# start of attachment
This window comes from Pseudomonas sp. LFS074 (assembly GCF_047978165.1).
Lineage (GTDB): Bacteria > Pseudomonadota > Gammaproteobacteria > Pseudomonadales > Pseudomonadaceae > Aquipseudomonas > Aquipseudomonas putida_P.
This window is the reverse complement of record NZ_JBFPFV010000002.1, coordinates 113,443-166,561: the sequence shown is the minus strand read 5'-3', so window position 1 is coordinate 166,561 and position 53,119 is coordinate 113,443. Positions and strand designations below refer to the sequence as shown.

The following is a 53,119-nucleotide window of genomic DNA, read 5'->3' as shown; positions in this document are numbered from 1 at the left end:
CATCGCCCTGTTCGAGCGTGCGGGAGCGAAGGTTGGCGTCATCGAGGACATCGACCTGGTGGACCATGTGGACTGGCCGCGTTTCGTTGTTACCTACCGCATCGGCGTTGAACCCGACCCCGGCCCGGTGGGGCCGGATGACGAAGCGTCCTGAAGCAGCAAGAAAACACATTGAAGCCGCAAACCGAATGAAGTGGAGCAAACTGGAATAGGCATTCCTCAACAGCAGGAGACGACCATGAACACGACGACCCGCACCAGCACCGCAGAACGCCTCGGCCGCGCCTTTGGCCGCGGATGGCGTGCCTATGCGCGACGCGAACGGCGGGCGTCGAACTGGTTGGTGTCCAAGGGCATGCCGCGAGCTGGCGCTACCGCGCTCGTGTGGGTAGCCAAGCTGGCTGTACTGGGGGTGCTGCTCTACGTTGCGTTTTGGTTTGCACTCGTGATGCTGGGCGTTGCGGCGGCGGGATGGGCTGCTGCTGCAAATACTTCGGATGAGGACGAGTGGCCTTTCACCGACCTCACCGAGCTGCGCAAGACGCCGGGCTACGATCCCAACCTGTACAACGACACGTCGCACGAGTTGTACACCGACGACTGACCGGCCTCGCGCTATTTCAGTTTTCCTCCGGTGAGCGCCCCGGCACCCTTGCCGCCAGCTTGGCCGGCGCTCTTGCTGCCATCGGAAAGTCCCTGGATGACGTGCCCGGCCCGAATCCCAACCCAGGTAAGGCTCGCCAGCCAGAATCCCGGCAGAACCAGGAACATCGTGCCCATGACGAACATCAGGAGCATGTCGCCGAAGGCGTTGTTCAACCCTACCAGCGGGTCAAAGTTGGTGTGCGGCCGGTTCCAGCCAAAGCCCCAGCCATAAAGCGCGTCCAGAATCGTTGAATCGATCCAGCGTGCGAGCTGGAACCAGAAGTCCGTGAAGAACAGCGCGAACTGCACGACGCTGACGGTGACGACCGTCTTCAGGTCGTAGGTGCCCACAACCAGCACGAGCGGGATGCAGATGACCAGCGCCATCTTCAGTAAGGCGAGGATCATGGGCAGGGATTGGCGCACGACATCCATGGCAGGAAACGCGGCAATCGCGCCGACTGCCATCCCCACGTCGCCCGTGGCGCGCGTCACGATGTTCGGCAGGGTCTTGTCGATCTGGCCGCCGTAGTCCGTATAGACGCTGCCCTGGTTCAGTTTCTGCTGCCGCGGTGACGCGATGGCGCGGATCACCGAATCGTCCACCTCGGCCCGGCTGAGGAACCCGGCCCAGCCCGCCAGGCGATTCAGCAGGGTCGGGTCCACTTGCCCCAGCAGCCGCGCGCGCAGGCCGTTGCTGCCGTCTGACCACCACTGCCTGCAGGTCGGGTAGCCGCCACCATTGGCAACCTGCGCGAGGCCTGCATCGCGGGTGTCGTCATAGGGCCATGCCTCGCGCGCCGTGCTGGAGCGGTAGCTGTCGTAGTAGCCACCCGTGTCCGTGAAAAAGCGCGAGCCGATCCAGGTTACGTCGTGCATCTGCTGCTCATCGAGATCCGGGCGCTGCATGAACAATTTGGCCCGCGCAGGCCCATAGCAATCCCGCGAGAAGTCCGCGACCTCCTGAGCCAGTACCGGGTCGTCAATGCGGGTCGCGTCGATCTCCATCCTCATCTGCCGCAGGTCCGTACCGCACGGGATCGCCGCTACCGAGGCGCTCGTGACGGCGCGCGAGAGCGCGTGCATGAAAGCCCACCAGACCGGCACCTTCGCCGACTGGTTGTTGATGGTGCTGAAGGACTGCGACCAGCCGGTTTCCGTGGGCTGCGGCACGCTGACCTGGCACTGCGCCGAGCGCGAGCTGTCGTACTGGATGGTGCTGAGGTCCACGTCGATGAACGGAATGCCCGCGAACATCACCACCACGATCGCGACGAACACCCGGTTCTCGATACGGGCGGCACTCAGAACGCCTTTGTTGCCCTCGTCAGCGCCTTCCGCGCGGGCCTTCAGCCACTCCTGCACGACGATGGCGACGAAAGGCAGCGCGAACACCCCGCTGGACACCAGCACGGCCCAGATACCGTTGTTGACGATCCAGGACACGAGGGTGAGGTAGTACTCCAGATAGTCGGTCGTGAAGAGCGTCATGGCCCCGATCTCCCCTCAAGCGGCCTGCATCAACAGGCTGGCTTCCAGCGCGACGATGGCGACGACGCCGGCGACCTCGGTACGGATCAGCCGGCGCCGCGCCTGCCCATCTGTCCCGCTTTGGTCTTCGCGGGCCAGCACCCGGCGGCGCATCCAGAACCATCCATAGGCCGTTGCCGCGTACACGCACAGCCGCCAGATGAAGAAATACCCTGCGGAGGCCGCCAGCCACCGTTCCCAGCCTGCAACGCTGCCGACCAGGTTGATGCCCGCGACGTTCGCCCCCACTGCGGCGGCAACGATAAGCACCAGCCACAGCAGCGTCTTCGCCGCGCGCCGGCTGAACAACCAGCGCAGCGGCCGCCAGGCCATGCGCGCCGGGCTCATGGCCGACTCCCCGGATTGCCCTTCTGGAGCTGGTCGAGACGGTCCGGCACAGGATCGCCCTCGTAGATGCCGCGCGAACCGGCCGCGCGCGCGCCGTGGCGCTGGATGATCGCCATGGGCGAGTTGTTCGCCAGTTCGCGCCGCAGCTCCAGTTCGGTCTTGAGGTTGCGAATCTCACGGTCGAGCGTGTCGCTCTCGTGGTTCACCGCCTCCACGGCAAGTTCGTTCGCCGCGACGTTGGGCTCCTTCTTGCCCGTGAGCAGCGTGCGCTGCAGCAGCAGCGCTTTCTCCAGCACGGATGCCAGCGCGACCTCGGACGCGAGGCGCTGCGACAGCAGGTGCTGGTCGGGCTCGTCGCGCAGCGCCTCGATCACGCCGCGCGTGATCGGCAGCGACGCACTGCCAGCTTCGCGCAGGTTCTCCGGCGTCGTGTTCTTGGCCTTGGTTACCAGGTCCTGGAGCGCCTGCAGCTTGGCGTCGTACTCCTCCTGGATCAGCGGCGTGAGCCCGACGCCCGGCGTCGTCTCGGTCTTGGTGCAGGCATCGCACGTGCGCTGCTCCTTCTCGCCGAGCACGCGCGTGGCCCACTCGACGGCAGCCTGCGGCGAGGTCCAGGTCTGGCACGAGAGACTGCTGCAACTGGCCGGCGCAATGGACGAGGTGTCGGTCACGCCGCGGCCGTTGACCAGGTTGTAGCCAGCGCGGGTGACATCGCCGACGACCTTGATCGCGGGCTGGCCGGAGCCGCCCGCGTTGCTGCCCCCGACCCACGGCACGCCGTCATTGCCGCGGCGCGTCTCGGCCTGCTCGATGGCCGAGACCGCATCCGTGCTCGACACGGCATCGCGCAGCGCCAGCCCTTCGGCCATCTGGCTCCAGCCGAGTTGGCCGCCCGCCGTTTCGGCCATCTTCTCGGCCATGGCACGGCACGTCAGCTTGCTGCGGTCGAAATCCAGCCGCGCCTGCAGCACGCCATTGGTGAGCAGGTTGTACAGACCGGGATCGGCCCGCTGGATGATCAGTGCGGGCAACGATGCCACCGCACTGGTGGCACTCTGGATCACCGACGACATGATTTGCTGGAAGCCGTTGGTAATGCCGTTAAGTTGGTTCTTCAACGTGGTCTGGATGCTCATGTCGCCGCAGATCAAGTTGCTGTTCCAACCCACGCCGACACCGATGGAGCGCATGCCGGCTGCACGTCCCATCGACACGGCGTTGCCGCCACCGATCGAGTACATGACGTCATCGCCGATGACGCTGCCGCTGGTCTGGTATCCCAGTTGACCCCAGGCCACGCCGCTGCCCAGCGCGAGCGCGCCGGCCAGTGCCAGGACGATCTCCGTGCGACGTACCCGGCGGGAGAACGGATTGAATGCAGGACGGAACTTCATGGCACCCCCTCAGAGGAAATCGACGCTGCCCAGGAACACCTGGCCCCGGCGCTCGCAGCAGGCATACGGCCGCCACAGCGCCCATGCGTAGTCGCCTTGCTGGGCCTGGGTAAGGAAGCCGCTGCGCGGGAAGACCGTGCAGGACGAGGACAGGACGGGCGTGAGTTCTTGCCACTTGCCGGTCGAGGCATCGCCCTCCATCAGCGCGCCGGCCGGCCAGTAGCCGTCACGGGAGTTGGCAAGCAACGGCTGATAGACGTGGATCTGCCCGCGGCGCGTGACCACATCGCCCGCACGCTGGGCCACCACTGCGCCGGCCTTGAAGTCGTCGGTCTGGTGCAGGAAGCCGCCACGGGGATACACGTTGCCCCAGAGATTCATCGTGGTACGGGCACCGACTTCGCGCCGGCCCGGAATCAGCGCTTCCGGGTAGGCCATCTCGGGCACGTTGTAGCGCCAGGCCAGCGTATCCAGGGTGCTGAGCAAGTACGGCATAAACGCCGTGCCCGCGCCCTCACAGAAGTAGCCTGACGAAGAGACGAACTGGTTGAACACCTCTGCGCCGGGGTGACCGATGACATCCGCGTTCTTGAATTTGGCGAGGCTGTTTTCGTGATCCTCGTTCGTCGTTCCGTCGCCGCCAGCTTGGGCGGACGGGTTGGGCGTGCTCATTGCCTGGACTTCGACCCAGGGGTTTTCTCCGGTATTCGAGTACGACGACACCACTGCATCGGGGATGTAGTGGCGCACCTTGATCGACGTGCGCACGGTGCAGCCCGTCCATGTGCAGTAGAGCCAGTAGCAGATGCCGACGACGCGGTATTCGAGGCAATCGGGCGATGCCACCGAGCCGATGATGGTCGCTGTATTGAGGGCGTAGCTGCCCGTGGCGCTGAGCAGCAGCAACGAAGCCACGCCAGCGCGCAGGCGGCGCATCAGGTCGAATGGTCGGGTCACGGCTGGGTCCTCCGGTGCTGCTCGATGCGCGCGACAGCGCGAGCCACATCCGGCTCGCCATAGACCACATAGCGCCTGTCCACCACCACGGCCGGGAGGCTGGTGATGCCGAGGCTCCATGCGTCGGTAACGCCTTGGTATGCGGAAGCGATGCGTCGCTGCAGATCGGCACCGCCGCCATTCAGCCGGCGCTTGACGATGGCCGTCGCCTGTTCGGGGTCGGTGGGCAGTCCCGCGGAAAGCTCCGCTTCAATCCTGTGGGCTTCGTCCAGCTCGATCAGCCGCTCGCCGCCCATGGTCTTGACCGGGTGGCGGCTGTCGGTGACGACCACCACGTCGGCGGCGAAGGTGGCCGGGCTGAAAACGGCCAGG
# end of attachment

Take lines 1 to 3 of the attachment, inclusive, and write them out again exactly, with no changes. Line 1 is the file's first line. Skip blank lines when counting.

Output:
This window comes from Pseudomonas sp. LFS074 (assembly GCF_047978165.1).
Lineage (GTDB): Bacteria > Pseudomonadota > Gammaproteobacteria > Pseudomonadales > Pseudomonadaceae > Aquipseudomonas > Aquipseudomonas putida_P.
This window is the reverse complement of record NZ_JBFPFV010000002.1, coordinates 113,443-166,561: the sequence shown is the minus strand read 5'-3', so window position 1 is coordinate 166,561 and position 53,119 is coordinate 113,443. Positions and strand designations below refer to the sequence as shown.